Compute Services

Build a serverless Slack app and bot with IBM Bluemix OpenWhisk and API Connect

Share this post:

This post gives you a starting point for building a serverless Slack app with IBM Bluemix OpenWhisk actions exposed via API Connect.

Slack has become the digital hub for collaboration in many companies and teams. Initially, I considered Slack only as a kind of super-duper IRC. But I quickly discovered that Slack apps can add features to channels with commands, using notifications from external systems (e.g., a new commit in GitHub, a build failure). And let’s not forget the chat bots at the heart of a new type of conversational apps these days:

Slack in the API economy

The team at Slack has worked hard to make it easy to build apps. Whether you want to build a webhook, a bot, or a custom command, there are simple APIs to help you make it happen — and you can try them all for free.

Let’s say you’re building a bot. It could be a low-traffic bot — perhaps something useful, but you won’t be using it extensively; or it could be something very critical and visible, a bot used by all your team members, or even by other external Slack teams (if you plan to publish your integration to the Slack app directory). In either case, it will make your work easier if you can focus on your actual bot code rather than on the plumbing around it. And if your bot becomes popular, you’ll want to scale the bot resources so that it can handle more messages and more load.

Typically, building a Slack app has required you to create a new bot user in Slack, have some back-end code join the Real Time Messaging API, start listening for events, and then do something with them. But things have changed a bit in the recent weeks. Slack recently released its Events API, whose motto is “Don’t call us, we’ll call you”. What that means is you no longer need to have a back end always running to listen to Slack messages with a websocket, or to poll for Slack updates. Instead, you can provide Slack with endpoints, and they will call the endpoints whenever something interesting happens.

I don’t like this — I love it! Why? Because this, coupled with the previous requirements around scalability and focusing on the bot code rather than operations, makes a serverless platform like OpenWhisk a great fit for kickstarting the implementation of a Slack application.

How to build a serverless Slack app

So let’s give this a try! I’ll show you how to build a serverless Slack app, or at least the foundation for a great app. (I’ll save showing you how to build the killer Slack app for another post.)

This is how the app will look like from a high-level perspective:

The user should be able to:

  • Install the app in his Slack team (the app is named myserverlessapp in the sample)
  • Chat with a bot (the bot user is named @myserverlessapp)
  • Run a custom command (the custom command is… wait for it… /myserverlessapp)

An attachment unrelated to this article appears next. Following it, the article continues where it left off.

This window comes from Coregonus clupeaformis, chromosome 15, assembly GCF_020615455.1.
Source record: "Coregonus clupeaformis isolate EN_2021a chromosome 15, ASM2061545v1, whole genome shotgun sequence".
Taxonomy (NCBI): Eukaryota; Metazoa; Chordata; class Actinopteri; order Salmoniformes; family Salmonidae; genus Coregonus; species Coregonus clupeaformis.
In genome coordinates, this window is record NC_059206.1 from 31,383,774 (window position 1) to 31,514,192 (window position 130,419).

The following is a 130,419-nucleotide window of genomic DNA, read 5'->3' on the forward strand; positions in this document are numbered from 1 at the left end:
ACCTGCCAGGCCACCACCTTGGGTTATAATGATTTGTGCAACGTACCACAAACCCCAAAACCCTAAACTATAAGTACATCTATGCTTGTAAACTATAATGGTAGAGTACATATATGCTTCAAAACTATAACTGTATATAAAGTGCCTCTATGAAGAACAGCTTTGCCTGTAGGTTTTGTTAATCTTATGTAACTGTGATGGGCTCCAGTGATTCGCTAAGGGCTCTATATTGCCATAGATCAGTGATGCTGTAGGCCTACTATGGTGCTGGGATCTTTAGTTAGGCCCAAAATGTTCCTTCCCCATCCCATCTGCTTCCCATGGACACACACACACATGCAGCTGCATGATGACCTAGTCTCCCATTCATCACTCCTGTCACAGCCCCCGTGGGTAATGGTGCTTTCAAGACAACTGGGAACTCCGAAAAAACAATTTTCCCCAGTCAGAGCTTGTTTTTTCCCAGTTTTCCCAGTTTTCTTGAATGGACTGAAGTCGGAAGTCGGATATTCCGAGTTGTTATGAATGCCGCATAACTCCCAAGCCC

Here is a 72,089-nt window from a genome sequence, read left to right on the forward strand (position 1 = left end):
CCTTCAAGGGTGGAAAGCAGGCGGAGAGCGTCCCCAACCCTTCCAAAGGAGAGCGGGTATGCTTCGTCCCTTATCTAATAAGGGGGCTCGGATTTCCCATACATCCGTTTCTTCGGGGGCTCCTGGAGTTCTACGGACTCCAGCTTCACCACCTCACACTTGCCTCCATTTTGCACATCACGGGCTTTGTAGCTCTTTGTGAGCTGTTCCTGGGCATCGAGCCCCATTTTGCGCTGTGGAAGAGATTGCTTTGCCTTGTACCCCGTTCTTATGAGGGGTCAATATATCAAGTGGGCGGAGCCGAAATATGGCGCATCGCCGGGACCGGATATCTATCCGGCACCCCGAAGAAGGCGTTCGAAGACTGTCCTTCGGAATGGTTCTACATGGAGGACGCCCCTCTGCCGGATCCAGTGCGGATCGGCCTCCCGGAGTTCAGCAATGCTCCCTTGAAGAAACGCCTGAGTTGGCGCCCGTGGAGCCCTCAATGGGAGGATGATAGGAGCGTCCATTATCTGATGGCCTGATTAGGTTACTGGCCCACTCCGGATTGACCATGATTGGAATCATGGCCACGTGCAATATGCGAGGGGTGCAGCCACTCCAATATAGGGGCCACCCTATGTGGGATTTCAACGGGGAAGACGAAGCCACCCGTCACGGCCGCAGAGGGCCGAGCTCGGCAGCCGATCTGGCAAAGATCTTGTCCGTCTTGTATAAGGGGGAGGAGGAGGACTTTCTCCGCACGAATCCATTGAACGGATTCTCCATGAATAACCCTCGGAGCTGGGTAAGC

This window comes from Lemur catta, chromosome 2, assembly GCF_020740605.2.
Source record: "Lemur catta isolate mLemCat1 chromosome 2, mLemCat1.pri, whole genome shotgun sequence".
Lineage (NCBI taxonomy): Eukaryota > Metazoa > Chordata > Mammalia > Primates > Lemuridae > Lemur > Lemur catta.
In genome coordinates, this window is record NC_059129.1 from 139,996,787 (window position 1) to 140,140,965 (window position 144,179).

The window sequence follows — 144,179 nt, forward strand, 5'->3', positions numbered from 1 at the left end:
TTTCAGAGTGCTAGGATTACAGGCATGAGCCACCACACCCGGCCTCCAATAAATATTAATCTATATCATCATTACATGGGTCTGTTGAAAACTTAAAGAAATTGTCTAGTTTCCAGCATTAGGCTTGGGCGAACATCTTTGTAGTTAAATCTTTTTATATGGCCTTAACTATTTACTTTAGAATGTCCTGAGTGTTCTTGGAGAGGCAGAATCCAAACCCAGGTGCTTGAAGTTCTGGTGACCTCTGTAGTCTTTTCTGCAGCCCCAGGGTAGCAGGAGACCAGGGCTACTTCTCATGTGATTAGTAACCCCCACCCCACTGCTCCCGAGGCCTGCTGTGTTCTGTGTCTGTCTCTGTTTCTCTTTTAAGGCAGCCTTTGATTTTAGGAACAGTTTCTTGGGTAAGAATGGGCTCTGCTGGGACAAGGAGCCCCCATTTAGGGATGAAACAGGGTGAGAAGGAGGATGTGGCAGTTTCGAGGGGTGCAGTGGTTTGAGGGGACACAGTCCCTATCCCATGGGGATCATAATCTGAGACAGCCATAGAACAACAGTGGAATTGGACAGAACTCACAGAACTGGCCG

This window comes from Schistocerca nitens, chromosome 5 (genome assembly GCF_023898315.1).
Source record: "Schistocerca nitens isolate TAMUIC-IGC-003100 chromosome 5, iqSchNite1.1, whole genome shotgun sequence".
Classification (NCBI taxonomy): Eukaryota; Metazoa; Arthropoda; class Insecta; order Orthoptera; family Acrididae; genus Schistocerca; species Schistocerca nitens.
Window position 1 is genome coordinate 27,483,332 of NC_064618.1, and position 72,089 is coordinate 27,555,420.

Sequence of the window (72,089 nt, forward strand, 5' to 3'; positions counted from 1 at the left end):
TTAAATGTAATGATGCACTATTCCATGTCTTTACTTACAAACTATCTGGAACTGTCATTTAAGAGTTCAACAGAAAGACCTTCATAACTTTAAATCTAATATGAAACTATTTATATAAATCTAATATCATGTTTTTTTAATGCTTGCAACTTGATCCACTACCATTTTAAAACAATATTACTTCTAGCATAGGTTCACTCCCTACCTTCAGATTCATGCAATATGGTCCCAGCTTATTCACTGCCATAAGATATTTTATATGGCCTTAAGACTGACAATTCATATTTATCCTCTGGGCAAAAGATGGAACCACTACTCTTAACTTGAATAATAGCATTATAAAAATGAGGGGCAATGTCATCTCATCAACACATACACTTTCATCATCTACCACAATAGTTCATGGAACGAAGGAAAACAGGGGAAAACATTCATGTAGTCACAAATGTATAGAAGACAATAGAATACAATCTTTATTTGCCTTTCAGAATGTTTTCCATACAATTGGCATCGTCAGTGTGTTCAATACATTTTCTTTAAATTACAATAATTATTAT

During the installation of the app, Slack calls an endpoint that you specify and expects you to reply to its request with your app credentials. In return, Slack provides you with the necessary authorization tokens to interact with the Slack team where your app was just installed.

To implement the chat bot, you use the Slack Events API listening to the direct messages to your bot user. Slack requires you to provide an endpoint that it will call with every new event.

For the custom command, you need to provide another endpoint, which will receive the custom command parameters. It’s up to you to return the command output immediately or asynchronously.

In our app, the three endpoints described above map to three OpenWhisk actions. In order to expose these actions through a REST API, the app relies on API Connect. API Connect allows you to create an API using the OpenAPI specification, and then to assemble this API:


Click to view full-sized image

I won’t go through all of the installation and configuration steps in this post. Instead, I encourage you to proceed to the GitHub repository where you’ll find all of the source code for this Slack app, along with a instructions for configuring Slack, OpenWhisk, and API Connect.

Detailed instructions on how to implement this solution with Bluemix are available in the IBM-Bluemix/openwhisk-slackapp project on GitHub.

This project provides the basics for building a Slack app. Obviously, there is more work required to build a real app that people will want to use, but the event-driven nature of Slack shows how a serverless platform is a great way to support the implementation and scalability of apps.

From the perspective of the Slack app developer, there is no server involved; only OpenWhisk actions and an API in API Connect. In addition, the code will not run if no user interacts with the app, and if the app gets popular it will benefit from OpenWhisk scalability.

If you have feedback, suggestions, or questions about this post, please reach out to me on Twitter: @L2FProd.

References

Offering Manager - IBM Cloud

More stories
May 3, 2019

Kubernetes Tutorials: 5 Ways to Get You Building Fast

Ready to start working with Kubernetes? Want to build your Kubernetes skills? The five tutorials in this post will teach you everything you need to know about how to manage your containerized apps with Kubernetes.

Continue reading

May 3, 2019

Using Portworx to Deploy and Manage an HA MySQL Cluster on IBM Cloud Kubernetes Service

This tutorial is a walkthrough of the steps involved in deploying and managing a highly available MySQL cluster on IBM Cloud Kubernetes Service.

Continue reading

May 2, 2019

Kubernetes v1.14.1 Now Available in IBM Cloud Kubernetes Service

We are excited to announce the availability of Kubernetes v1.14.1 for your clusters that are running in IBM Cloud Kubernetes Service. IBM Cloud Kubernetes Service continues to be the first public managed Kubernetes service to support the latest upstream versions from the community.

Continue reading